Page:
With the help of ESA’s XMM-Newton and Swift spacecraft of NASA, astronomers have discovered an eclipsing magnetic cataclysmic variable (CV) of the polar type, which is a hard X-ray resource termed “2PBCJ0658.0-1746.” A white dwarf and a normal star companion’s presence make the CVs a binary star system. Their irregularity is known to enhance the brightness by an outsized factor before falling back to its quiescent state. Polars are a subcategory of CVs separated from supplementary CVs in the presence of a strong magnetic field in the white dwarfs. From the 140 detected polars, only 33 of them have been tagged as eclipsing systems. And, further 12 of them have been grouped as hard X-ray eclipsing polars. Thus, a large database of such systems is required for listing out such objects.
Such studies can help provide the astronomers with more of details on the magnetic accretion in binaries. Federico Bernardini from Rome Observatory along with his team has analyzed XMM-Newton and Swift data before finding 2PBCJ0658.0-1746 (J0658), which is a hard X-ray eclipsing polar. The X-ray emission clearly shows the bright and faint stages along with the total eclipses appearing every 2.38 Hours. The X-ray emission was found to be changing at the orbital period and the intensity of the change was observed to be variable from cycle to cycle, which is termed as a non-stationary mass accretion rate.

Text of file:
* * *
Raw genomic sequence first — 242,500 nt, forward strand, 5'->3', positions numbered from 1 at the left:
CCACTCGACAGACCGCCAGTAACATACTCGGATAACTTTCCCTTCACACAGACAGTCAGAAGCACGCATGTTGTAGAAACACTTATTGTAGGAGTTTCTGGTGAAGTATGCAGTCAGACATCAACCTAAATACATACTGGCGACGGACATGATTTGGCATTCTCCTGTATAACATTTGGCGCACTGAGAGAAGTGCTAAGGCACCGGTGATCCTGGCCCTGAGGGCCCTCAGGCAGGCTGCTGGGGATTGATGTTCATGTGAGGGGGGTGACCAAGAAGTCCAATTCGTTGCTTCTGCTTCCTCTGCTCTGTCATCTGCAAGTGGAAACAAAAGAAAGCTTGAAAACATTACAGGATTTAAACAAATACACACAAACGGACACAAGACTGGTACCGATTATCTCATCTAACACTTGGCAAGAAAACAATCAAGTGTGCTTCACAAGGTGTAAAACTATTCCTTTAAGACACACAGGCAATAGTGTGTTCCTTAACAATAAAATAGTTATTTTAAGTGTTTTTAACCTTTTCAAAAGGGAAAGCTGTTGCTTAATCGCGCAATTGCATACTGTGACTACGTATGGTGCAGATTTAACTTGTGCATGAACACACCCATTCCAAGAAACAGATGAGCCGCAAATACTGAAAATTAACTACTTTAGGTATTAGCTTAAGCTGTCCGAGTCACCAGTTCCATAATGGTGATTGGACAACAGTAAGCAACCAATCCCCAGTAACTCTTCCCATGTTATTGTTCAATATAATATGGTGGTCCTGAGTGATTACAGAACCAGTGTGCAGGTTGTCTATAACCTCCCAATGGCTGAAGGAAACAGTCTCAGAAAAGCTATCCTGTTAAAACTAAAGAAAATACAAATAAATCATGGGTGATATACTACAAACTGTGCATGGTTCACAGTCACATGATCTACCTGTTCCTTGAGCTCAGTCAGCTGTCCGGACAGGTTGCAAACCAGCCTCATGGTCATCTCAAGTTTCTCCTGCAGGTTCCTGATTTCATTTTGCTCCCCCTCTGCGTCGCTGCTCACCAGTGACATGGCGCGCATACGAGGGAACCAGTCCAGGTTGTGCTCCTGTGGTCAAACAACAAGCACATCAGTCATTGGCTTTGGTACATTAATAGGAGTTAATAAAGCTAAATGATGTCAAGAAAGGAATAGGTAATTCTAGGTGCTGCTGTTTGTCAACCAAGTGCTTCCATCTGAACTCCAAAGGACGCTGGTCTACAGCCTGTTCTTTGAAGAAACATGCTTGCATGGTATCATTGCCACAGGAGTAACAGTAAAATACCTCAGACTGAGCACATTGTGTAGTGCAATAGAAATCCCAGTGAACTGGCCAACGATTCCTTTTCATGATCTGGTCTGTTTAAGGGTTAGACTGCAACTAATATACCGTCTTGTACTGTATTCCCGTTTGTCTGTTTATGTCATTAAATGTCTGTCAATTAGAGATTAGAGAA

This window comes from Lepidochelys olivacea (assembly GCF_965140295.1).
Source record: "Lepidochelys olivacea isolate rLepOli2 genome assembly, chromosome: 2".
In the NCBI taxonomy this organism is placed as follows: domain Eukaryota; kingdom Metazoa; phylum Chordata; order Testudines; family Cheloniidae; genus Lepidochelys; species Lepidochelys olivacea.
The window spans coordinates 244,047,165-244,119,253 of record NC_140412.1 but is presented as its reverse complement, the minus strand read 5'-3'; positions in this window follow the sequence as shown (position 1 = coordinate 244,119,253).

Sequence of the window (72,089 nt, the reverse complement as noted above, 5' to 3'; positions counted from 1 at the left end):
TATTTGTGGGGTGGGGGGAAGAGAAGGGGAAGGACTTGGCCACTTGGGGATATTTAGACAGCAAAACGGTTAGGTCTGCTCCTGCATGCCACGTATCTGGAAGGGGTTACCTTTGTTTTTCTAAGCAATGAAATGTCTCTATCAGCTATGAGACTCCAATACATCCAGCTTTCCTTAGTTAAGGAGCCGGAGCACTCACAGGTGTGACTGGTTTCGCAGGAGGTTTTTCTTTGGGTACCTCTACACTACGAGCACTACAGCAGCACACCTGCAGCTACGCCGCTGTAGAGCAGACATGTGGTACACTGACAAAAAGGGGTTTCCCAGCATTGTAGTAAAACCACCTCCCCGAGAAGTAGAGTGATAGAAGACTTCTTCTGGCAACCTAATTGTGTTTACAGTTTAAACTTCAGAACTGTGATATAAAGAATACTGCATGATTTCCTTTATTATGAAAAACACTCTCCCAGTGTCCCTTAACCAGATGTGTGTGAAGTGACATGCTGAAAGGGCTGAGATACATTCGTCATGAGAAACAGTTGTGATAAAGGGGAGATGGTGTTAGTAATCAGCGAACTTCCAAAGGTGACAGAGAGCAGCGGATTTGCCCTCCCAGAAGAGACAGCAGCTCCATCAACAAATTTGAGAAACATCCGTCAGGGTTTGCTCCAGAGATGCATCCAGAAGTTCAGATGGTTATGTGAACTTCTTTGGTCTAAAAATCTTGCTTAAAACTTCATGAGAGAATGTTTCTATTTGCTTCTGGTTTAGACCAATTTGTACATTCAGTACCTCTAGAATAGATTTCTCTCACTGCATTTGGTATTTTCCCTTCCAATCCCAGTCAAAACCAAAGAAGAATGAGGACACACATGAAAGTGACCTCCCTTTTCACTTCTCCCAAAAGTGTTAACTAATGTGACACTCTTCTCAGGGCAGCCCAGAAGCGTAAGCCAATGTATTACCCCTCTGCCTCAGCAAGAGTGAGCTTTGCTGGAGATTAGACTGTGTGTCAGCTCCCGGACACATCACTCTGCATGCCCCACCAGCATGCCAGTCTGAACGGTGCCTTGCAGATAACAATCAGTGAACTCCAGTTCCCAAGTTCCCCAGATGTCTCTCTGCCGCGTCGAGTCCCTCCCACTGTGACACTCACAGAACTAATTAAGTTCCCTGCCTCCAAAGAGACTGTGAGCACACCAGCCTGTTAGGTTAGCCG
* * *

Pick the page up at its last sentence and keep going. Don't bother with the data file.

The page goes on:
As per the study, during an extended period of time, the X-ray luminosity was found to be highly variable and the XMM-Newton spacecraft spotted it at the lowest state ever seen. The X-ray spectrum observations show it to be thermal and consistent with a multi-temperature composition, as seen in many magnetic systems. J0658 is the 13th hard X-ray eclipsing polar detected and its orbital period of 2.38 Hours makes it quite rare. Similarly, Juno is NASA’s spacecraft that has been orbiting the gas giant, Jupiter, since 2016. It has been able to collect data on magnetic forces surrounding Jupiter’s poles. The latest data is based on the electric currents peering through Jupiter’s magnetosphere. The current study on Jupiter’s powerful magnetic fields can help understand Earth’s weaker magnetic field and protection against harsh solar particles.